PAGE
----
“This is the right concept at the right time for the right demographic,” says Corrin of Freshii. What is that demographic? The mass-affluent urbanite, who Corrin describes as someone who “has less time than they have ever had, more disposable income, a smaller kitchen and is healthy or wants to be healthy.”
Oberholtzer dials it in more precisely. “Walk into Trader Joe’s or Whole Foods. Walk into the Santa Monica or Hollywood farmers markets, and look around. Those are our customers. Our customers are the foodies who will spend the money to go to Mozza or Spago, but they also appreciate our price point.” He’s hoping Tender Greens will be the neighborhood restaurant they visit once or twice a week instead of the special occasion restaurant they visit once or twice a year.
Fancy Greens, No-Frills Price
At $10.50 each, Tender Greens offers nine salads that run the gamut from a vegan combo with faro and kale to a grilled flatiron steak atop butter lettuce. The salads are bounteous and made with ingredients from local farmers markets.
Rollo, too, emphasizes that he serve the kinds of high-quality salads that were once the purview of high-end restaurants. “The product you’re consuming at Greenleaf is the exact same product you’re buying at Spago, Cut or The Peninsula. We share a lot of the same vendors and buy the same products. [We make] the same salad that Spago charges $30 for and theirs is smaller,” Rollo says.
Of the three chains, Tender Greens feels the most like a real restaurant. Greenleaf seems like a hip, upscale cafeteria. Freshii, the least expensive of the three, seems like a clean, fairly typical fast-casual eatery. Corrin emphasizes that Freshii, though often perceived as a salad restaurant, derives only 20% of its sales from salads. 20% comes from burritos, another 20% comes from warm rice and the rest comes from yogurt and snacks. The average salad costs under $8.50, while all of the bowls and wraps are under $8 (USD).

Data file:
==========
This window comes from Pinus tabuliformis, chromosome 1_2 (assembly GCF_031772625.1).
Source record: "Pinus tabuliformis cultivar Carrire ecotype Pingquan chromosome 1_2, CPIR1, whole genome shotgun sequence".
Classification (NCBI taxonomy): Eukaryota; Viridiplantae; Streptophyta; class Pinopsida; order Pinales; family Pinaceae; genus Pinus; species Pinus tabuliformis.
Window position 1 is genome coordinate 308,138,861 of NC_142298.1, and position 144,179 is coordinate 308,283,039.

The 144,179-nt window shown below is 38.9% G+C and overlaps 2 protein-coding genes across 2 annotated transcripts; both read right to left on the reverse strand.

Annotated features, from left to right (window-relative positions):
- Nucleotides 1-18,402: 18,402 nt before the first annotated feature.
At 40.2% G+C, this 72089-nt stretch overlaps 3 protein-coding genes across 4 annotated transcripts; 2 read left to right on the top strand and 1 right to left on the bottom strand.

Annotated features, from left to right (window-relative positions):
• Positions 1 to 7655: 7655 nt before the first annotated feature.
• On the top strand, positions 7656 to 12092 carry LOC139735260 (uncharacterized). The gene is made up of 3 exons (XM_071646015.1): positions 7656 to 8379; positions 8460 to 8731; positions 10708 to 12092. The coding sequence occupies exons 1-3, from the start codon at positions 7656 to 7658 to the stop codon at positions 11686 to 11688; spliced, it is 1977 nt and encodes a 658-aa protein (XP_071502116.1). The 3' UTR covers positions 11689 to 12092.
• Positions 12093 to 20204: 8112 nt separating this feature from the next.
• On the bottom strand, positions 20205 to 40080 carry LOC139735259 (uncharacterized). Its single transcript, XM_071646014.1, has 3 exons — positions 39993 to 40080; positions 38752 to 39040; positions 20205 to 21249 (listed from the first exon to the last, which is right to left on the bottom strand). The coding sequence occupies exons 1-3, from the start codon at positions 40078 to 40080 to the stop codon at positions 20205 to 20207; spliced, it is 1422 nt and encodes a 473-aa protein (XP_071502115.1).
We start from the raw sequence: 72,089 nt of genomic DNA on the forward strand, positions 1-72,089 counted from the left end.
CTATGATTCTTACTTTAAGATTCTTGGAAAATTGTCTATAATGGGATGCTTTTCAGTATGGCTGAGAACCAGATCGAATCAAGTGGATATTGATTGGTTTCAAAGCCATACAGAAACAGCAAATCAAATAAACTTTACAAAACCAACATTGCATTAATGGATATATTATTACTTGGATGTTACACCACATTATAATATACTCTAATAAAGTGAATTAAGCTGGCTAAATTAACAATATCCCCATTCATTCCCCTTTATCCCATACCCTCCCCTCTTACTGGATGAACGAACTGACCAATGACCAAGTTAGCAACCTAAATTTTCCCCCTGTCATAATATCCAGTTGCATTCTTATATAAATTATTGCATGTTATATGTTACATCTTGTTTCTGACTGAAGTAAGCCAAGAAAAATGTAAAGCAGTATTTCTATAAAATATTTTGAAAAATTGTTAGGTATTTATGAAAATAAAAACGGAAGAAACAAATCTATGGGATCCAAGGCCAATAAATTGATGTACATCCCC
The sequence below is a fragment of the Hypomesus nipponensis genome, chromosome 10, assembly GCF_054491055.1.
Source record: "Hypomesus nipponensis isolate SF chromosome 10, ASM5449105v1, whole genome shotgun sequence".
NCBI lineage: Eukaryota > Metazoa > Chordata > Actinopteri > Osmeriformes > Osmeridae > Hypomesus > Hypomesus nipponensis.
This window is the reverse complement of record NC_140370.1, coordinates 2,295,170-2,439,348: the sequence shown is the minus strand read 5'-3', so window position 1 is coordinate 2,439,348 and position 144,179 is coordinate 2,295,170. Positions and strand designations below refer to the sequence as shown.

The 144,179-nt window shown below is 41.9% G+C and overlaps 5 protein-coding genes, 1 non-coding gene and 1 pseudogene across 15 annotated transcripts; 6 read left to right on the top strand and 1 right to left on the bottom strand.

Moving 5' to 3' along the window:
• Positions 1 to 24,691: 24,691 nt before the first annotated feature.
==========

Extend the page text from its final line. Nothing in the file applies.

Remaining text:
Other chains are also trying to capitalize on the salad trend: M Cafe de Chaya in L.A., Chop’t in New York and Washington D.C., Tossed in the northeast and Texas, sweetgreen in Washington D.C., Doc Green’s Gourmet Salads in Atlanta and Mendocino Farms based not in northern California but in Los Angeles.
Salad Shops Pay the Rent
The bad economy, though curbing consumer spending, has been a boon for restaurateurs looking for storefronts. “We can capture great locations we could not capture a few years ago because of the economy,” Corrin says.
Oberholtzer tells a similar story. During boom times, Tender Greens had trouble finding real estate they could afford. He and his partners were eyeing a spot in a high-rise at Sunset and Vine but Starbucks, The Strand and Links Bistro already had dibs on the three ground-floor retail spaces. “All three of those dropped out because of the economy,” Oberholtzer says. Tender Greens swooped in and its Hollywood location does a brisk trade.
Whether this growth can continue as real estate prices inch upwards and more fast-casual conglomerates jump on the trend remains to be seen. For now, the public’s appetite for healthy-ish food has yet to be sated.